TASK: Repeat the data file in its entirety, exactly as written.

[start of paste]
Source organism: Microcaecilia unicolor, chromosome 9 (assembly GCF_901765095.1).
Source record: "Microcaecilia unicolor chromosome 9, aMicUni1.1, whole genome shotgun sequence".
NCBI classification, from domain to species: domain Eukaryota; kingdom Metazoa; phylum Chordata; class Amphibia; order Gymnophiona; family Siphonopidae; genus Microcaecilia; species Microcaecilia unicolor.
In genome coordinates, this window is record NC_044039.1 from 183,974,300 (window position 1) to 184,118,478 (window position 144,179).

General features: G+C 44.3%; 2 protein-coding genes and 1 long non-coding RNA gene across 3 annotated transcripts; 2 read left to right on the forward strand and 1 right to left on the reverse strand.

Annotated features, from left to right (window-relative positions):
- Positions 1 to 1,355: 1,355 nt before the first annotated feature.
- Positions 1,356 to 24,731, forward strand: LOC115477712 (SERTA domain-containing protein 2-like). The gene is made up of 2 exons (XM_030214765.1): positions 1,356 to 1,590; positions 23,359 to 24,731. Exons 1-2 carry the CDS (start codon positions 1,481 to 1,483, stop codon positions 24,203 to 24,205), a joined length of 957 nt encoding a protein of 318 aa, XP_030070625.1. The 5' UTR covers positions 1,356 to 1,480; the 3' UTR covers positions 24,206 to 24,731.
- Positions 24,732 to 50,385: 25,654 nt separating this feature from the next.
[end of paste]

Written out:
Source organism: Microcaecilia unicolor, chromosome 9 (assembly GCF_901765095.1).
Source record: "Microcaecilia unicolor chromosome 9, aMicUni1.1, whole genome shotgun sequence".
NCBI classification, from domain to species: domain Eukaryota; kingdom Metazoa; phylum Chordata; class Amphibia; order Gymnophiona; family Siphonopidae; genus Microcaecilia; species Microcaecilia unicolor.
In genome coordinates, this window is record NC_044039.1 from 183,974,300 (window position 1) to 184,118,478 (window position 144,179).

General features: G+C 44.3%; 2 protein-coding genes and 1 long non-coding RNA gene across 3 annotated transcripts; 2 read left to right on the forward strand and 1 right to left on the reverse strand.

Annotated features, from left to right (window-relative positions):
- Positions 1 to 1,355: 1,355 nt before the first annotated feature.
- Positions 1,356 to 24,731, forward strand: LOC115477712 (SERTA domain-containing protein 2-like). The gene is made up of 2 exons (XM_030214765.1): positions 1,356 to 1,590; positions 23,359 to 24,731. Exons 1-2 carry the CDS (start codon positions 1,481 to 1,483, stop codon positions 24,203 to 24,205), a joined length of 957 nt encoding a protein of 318 aa, XP_030070625.1. The 5' UTR covers positions 1,356 to 1,480; the 3' UTR covers positions 24,206 to 24,731.
- Positions 24,732 to 50,385: 25,654 nt separating this feature from the next.